Beans May Help Control Blood Glucose in Diabetics
Beans are staple foods in a multitude of cultures worldwide. Hearty, healthy and delicious, this simple meal can be prepared cheaply and easily in almost any environment.
Now a study from researchers at the Center for Research on Occupational and Environmental Toxicology Health and Science University, in Oregon, Arizona State University, and the University of Colorado have shown that adding beans to rice may help reduce glucose levels versus a meal of rice alone in people with type-2 diabetes. Their findings were published on April 11, 2012, in Nutrition Journal.
Seventeen men and women between the ages of 35 and 70—14 of whom who were using the drug metformin and 3 of whom were using diet and exercise to control their type-2 diabetes—were assigned either a control of white long grain rice, pinto beans and rice, black beans and rice, or kidney beans and rice. The participants consumed the food at breakfast after a 12 hour fast.
The researchers took measurements of capillary blood glucose concentrations before administering the interventions and then every 30 minutes for 180 minutes.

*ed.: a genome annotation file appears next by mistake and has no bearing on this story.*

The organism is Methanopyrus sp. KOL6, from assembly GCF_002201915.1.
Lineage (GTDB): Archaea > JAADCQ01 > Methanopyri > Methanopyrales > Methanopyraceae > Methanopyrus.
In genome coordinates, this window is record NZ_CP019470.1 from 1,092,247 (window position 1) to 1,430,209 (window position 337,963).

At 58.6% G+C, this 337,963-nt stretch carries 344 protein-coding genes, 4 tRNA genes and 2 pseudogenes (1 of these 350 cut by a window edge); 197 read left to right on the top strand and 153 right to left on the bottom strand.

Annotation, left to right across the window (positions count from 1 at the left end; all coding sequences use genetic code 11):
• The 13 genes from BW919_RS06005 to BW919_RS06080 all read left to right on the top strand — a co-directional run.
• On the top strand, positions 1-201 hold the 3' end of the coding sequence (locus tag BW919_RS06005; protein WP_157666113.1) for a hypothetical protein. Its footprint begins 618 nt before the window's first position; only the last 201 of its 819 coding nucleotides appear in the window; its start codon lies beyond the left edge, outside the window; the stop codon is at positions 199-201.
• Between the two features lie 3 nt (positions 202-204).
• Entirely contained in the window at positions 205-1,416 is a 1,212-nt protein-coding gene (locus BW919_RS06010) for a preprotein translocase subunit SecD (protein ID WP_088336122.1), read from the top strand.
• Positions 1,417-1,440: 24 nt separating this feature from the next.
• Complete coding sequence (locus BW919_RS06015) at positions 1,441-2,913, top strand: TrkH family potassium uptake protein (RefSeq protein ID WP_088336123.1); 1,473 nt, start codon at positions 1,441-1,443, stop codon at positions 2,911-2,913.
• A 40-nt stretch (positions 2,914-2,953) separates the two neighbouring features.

They found that blood glucose levels were lower for the beans and rice interventions at 90, 120, and 150 minutes than the rice alone. The pinto beans and black beans showed even more significant effects than the kidney beans.
Previous studies have shown beans to be effective at lowering cholesterol and potentially helping with weight loss. Additionally, beans are packed full of fiber, which has been linked with lowering cholesterol and potentially preventing breast cancer.
Beans can easily be added to your diet either in combination with rice, as was done here, or in hearty soups, fresh salads or even on their own.